The Detroit Lions filled some of their biggest needs during free agency by adding the likes of Golden Tate and James Ihedigbo. That's not to say that wide receiver and safety are completely set and should be ignored going into the 2014 NFL Draft, but the Lions don't absolutely have to use a first-round pick to address one of those positions.
Essentially, the Lions created some flexibility when it comes to their draft strategy for the first round based on what they did in free agency. They are free to take a wide receiver, tight end, linebacker, cornerback, safety or even an offensive lineman because there is no longer a position that is absolutely in need of a first-round pick.
The Lions got even more draft flexibility on Monday when the NFL gave them two compensatory picks in the fourth round. The expectation was for the Lions to receive only one fourth-round compensatory pick, which essentially would have helped cancel out the loss of their fifth-round pick (it was given away in the Mike Thomas trade from a couple years ago). Instead, though, the NFL handed out a pair of extra fourth-round picks to the Lions, giving them a total of eight selections in this year's draft, six of which are in the top 136.
A couple of extra fourth-round picks aren't necessarily going to change the Lions' strategy when it comes to which positions they target early in the draft. However, those picks could change the Lions' strategy when it comes to trading up in the first round. Compensatory picks can't be traded, but having those two extra fourth-rounders in hand makes the idea of trading up much more palatable since they now have eight total selections.
Consider this scenario... Let's say the Lions didn't get any compensatory picks but really wanted to trade up for Sammy Watkins. Earlier, Jeremy Reisman concluded that the Lions would likely have to part ways with a second- or third-round pick depending on just how far up they want to jump. Without the compensatory picks, losing a third-rounder would have left the Lions with only one selection in rounds 3-5. After the 45th pick, they would have had to wait until No. 111 to go on the clock again, and then they would have had to wait until No. 189 after that.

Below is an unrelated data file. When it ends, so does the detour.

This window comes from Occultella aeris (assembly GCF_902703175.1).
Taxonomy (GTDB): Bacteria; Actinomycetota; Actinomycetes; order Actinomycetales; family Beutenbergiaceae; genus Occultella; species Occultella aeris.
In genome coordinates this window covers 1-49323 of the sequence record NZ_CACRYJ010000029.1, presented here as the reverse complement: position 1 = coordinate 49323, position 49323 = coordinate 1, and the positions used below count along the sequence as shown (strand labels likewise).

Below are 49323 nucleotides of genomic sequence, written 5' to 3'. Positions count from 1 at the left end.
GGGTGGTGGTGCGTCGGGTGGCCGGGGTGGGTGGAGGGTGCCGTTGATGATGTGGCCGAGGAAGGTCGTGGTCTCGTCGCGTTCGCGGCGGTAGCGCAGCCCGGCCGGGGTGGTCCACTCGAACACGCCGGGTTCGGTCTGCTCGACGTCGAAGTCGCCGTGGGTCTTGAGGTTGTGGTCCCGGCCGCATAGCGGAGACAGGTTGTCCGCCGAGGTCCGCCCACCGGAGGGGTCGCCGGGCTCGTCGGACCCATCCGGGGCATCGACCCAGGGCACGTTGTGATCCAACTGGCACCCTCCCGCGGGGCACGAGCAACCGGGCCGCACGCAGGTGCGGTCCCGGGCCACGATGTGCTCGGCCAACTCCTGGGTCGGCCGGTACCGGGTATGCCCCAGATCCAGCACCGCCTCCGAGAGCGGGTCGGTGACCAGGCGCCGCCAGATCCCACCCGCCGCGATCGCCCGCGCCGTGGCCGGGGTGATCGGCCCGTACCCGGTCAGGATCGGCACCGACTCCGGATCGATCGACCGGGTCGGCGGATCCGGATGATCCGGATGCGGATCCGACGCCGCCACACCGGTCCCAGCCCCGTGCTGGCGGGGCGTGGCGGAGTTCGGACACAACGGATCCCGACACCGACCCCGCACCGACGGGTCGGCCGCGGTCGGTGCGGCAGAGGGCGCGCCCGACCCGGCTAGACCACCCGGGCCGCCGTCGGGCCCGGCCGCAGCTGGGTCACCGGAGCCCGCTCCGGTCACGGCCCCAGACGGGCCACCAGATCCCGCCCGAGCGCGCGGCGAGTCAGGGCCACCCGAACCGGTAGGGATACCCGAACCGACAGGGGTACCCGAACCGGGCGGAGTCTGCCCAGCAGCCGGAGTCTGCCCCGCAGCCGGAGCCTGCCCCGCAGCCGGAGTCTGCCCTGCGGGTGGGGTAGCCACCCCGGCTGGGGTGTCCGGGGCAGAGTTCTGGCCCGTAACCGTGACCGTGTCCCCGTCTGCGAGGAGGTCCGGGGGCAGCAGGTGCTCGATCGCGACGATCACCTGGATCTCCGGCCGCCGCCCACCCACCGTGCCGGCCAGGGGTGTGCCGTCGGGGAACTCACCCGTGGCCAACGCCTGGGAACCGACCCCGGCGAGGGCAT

The reality is that with those two extra fourth-round picks, the Lions are now much better prepared to deal with the loss of a third-round selection. They would still have a big wait from 45 to 111 if they decided to trade their third-round pick, but instead of sitting around until the sixth round after that, they would go on the clock again at 133 and 136. Suddenly, the idea of losing a third-round pick to move up for Watkins isn't so daunting.
Of course, the Lions may ultimately decide that trading up isn't the wisest idea, and they may simply hold on to their eight picks. There is still some added flexibility in the sense that the Lions could now address a need like backup quarterback in the fourth round. Without those two extra fourth-round picks, you wouldn't necessarily want to spend a mid-round pick on a player who may never even see the field. However, if the Lions are unable to re-sign Shaun Hill, using one of the compensatory picks to fill their need for a backup quarterback could make a lot of sense. Rather than wait until one of the final rounds to draft someone who is more of a project, perhaps the Lions could snag someone like Aaron Murray or David Fales at the end of the fourth round.
Obviously it remains to be seen what the Lions will do in the draft, especially when it comes to potentially trading up and the idea of taking a quarterback. However, the point is that they really now have the freedom to explore all of these different scenarios. It would have been tough to trade up or justify taking a quarterback with only six total picks. Now, though, with eight picks overall and six in the first four rounds, the Lions can really go in a number of different directions on all three days of this year's draft.